Then, of course, there’s the whole stopping smoking thing. The NHS will help you quit smoking, for FREE, so you don’t have to carry on spending your own money on cigarettes and tobacco. If we all went for the free stuff so we didn’t spend our own money then no-one would smoke in this country. At all. Ever. There is obviously something else going on here, and that thing is human nature. We don’t always do what is expected, especially when those doing the expecting are economists, so let’s not see the NHS through a narrow and flawed viewpoint.

One group that is particularly reluctant to overuse the NHS is the elderly. You know, that vast, growing, group of highly needy (ie greedy in the view of some) that we’re all ‘struggling’ to pay for. You may know the odd one or two that are always popping into the GP. Well, maybe they’re lonely. Struggling. That’s a genuine need, and if the only way they can fix that is to see the GP every week then shame on us, not them.

Some people might want to see an end to the NHS because they want to pay as little tax as possible, and they may have this overly optimistic view that if they’re ever sick they’ll always be rich enough to cover it, so let’s look at that as a scenario.

Let’s assume that you are so amazingly rich, from such an amazingly rich family, that you have never used any NHS service at all. You’ve had your own private doctors and nurses. What’s more, you’ve been able to set up your own medical school, so they haven’t even needed to be tainted by NHS training. This medical school has also got it’s own research programme, so none of the knowledge it uses, not even the knowledge that went into designing the equipment your private doctors and nurses use, none of it came from the NHS. You and your family paid for all of it yourselves. Not only that, but you don’t use any roads, street lights, rubbish collection services, teachers for your kids, shop assistants, that have been built, maintained, taught, researched, or had anything to do with anyone who has ever had to use the NHS.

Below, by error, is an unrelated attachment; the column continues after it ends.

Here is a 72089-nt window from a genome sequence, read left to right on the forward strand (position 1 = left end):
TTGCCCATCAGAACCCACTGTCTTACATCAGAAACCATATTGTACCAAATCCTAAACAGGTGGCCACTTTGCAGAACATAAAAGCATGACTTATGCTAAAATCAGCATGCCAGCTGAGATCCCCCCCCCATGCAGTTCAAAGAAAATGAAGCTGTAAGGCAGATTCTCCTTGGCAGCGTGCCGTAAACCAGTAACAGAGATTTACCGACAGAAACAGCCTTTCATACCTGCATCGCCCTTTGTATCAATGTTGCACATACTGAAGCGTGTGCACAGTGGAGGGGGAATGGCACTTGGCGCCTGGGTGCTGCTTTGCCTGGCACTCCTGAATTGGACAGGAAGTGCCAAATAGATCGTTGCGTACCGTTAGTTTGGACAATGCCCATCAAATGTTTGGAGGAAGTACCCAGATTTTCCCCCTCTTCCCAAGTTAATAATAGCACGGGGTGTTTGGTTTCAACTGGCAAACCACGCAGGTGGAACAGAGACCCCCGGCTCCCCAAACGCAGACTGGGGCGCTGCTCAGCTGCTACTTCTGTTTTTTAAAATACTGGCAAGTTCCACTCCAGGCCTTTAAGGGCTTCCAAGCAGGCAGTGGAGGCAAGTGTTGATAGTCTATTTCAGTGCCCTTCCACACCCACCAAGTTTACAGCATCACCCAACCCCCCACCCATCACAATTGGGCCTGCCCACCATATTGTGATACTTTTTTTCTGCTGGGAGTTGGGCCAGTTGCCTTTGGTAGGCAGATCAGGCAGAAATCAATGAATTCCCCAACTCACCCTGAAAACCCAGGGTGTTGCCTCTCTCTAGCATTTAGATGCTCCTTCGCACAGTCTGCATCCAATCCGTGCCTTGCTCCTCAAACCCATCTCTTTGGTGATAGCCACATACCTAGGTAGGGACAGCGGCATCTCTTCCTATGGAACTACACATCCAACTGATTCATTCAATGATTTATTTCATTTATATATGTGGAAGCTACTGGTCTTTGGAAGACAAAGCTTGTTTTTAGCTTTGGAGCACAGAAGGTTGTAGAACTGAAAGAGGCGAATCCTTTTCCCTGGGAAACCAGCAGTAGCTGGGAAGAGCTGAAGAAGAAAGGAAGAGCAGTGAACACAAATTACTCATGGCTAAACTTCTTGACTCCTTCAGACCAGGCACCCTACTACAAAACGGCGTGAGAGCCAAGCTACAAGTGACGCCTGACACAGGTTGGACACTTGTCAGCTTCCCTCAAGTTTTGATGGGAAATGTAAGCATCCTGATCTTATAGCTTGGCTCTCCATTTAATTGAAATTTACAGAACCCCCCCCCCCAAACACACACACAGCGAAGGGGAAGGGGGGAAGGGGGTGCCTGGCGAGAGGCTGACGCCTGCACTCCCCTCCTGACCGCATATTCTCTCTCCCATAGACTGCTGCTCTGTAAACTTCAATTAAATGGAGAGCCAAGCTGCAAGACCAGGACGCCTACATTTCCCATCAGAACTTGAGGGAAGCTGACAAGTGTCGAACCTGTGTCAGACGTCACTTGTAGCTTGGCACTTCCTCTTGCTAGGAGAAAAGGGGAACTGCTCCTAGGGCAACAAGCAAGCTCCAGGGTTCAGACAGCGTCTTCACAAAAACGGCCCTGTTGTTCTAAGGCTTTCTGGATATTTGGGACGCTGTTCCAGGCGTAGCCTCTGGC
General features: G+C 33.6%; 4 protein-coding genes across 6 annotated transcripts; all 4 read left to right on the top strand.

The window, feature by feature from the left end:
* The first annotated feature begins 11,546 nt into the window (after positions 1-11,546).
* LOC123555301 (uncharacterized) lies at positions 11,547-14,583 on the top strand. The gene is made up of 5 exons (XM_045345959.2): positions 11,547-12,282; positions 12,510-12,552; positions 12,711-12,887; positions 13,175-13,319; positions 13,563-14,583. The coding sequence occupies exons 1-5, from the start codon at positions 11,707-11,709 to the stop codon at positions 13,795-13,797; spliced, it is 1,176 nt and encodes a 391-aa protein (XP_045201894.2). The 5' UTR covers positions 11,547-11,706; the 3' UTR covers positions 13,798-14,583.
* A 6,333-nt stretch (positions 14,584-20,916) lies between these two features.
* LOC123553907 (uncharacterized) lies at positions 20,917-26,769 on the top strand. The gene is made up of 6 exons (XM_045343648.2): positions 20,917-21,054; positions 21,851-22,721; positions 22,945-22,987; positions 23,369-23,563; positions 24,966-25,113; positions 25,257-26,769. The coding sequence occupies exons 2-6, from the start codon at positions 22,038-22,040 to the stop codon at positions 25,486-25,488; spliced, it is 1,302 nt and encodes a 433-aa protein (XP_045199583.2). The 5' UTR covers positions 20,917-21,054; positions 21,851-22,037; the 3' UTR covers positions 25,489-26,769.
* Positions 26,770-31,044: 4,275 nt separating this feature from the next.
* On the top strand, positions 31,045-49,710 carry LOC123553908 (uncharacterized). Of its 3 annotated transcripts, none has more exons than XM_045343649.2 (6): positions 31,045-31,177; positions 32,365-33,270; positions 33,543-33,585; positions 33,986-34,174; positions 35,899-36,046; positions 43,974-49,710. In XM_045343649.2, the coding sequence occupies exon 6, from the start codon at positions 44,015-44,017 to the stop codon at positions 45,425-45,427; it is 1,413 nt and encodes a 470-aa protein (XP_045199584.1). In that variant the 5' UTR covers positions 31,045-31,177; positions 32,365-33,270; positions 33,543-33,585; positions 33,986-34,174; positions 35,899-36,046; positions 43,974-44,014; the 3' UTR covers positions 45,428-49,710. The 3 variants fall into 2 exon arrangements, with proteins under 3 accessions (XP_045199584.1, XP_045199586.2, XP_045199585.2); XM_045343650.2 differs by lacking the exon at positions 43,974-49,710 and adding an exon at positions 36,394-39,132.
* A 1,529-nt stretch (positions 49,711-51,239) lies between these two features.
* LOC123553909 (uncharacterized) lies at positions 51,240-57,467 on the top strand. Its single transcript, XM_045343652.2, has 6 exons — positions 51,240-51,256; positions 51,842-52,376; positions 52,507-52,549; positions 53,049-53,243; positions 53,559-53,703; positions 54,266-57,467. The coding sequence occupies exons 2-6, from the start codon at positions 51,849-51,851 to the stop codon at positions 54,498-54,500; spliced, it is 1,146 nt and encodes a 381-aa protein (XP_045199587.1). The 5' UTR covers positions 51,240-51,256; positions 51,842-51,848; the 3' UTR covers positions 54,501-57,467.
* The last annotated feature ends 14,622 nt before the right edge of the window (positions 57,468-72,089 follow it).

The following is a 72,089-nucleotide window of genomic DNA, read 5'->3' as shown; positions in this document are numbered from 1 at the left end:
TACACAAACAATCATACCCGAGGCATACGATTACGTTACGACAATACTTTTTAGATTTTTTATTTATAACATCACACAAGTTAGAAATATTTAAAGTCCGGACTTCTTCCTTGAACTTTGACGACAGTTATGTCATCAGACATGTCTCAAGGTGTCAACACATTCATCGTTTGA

Don’t you think it would be easier (not to mention considerably cheaper) to just fund the NHS properly so we can all use it when we need to?


About kentishlol

Wife, mother of three, dog owner, and rank amateur at everything. You don't really want to know that I bake, knit, garden, make marmalade and sloe gin, do you? Thought not.
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2 Responses to Standing up for the NHS

  1. rjwhittaker says:

    I just came across this. Great post. The elephant in the UK room is always the word Taxes. Here in Scandinavia we have a NHS that knocks spots off the UK service in many ways. Perhaps not the emergency stuff but certainly the peripheral things. The efficiency here is almost frightening. But then look at the taxes we pay. Until the UK as a whole is prepared to countenance another penny on the income tax specifically for the NHS, it won’t improve. And that is the richer part of the population’s fault and not that of the poor old NHS. It does its best with what it is given.

    In my view only of course!


    • kentishlol says:

      I totally agree. While not every problem,can be solved by throwing money at it, and it makes sense to keep tabs on things to make sure they’re being done efficiently, there does also have to be some generosity in the system, and that should be adequately funded.

      Paying for endless redesigns of headed notepaper because of multiple reorganisations of structure seems a clear waste, but I’d be seriously upset if, mid-op, a surgeon was told he’d exceeded his quota of swabs for that patient because there’d been an unexpected bleed.

      There seems such a bias towards seeing the NHS as inherently inefficient, and there’s undoubtedly pockets of it that need turning around, but starving the whole thing of funding is not the answer.

      As for the tax system…..I need to keep my blood pressure low so maybe another day. 😉